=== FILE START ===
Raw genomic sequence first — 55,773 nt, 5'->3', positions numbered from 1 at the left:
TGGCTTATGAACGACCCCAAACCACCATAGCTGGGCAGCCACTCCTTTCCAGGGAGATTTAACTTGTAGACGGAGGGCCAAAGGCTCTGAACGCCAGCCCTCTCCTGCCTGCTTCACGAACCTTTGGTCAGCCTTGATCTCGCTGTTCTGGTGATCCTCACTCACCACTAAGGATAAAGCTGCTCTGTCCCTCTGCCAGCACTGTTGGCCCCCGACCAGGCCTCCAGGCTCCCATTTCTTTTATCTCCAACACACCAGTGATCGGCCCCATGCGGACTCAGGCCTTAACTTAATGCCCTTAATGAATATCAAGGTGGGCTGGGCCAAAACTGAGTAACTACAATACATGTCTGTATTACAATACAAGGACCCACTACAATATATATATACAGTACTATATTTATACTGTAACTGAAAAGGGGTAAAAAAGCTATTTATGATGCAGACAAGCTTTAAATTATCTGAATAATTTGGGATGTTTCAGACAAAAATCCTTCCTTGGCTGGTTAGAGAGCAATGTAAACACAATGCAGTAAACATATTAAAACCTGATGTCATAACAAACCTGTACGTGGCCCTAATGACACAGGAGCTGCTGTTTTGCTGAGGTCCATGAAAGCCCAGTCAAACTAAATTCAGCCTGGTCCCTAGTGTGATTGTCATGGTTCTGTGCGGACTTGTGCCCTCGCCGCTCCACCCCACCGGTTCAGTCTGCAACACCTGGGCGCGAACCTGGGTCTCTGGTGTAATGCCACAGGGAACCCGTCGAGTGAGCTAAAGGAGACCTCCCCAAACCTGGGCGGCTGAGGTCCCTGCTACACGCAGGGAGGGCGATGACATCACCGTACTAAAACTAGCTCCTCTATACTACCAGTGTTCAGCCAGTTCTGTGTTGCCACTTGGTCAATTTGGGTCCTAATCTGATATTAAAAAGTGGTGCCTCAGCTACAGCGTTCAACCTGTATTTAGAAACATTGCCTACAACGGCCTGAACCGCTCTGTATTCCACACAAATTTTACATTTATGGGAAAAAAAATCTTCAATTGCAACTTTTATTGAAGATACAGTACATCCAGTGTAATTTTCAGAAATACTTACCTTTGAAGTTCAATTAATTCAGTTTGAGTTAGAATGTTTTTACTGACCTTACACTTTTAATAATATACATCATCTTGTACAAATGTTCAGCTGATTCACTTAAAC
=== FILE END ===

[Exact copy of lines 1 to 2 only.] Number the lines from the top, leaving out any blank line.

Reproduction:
Raw genomic sequence first — 55,773 nt, 5'->3', positions numbered from 1 at the left:
TGGCTTATGAACGACCCCAAACCACCATAGCTGGGCAGCCACTCCTTTCCAGGGAGATTTAACTTGTAGACGGAGGGCCAAAGGCTCTGAACGCCAGCCCTCTCCTGCCTGCTTCACGAACCTTTGGTCAGCCTTGATCTCGCTGTTCTGGTGATCCTCACTCACCACTAAGGATAAAGCTGCTCTGTCCCTCTGCCAGCACTGTTGGCCCCCGACCAGGCCTCCAGGCTCCCATTTCTTTTATCTCCAACACACCAGTGATCGGCCCCATGCGGACTCAGGCCTTAACTTAATGCCCTTAATGAATATCAAGGTGGGCTGGGCCAAAACTGAGTAACTACAATACATGTCTGTATTACAATACAAGGACCCACTACAATATATATATACAGTACTATATTTATACTGTAACTGAAAAGGGGTAAAAAAGCTATTTATGATGCAGACAAGCTTTAAATTATCTGAATAATTTGGGATGTTTCAGACAAAAATCCTTCCTTGGCTGGTTAGAGAGCAATGTAAACACAATGCAGTAAACATATTAAAACCTGATGTCATAACAAACCTGTACGTGGCCCTAATGACACAGGAGCTGCTGTTTTGCTGAGGTCCATGAAAGCCCAGTCAAACTAAATTCAGCCTGGTCCCTAGTGTGATTGTCATGGTTCTGTGCGGACTTGTGCCCTCGCCGCTCCACCCCACCGGTTCAGTCTGCAACACCTGGGCGCGAACCTGGGTCTCTGGTGTAATGCCACAGGGAACCCGTCGAGTGAGCTAAAGGAGACCTCCCCAAACCTGGGCGGCTGAGGTCCCTGCTACACGCAGGGAGGGCGATGACATCACCGTACTAAAACTAGCTCCTCTATACTACCAGTGTTCAGCCAGTTCTGTGTTGCCACTTGGTCAATTTGGGTCCTAATCTGATATTAAAAAGTGGTGCCTCAGCTACAGCGTTCAACCTGTATTTAGAAACATTGCCTACAACGGCCTGAACCGCTCTGTATTCCACACAAATTTTACATTTATGGGAAAAAAAATCTTCAATTGCAACTTTTATTGAAGATACAGTACATCCAGTGTAATTTTCAGAAATACTTACCTTTGAAGTTCAATTAATTCAGTTTGAGTTAGAATGTTTTTACTGACCTTACACTTTTAATAATATACATCATCTTGTACAAATGTTCAGCTGATTCACTTAAAC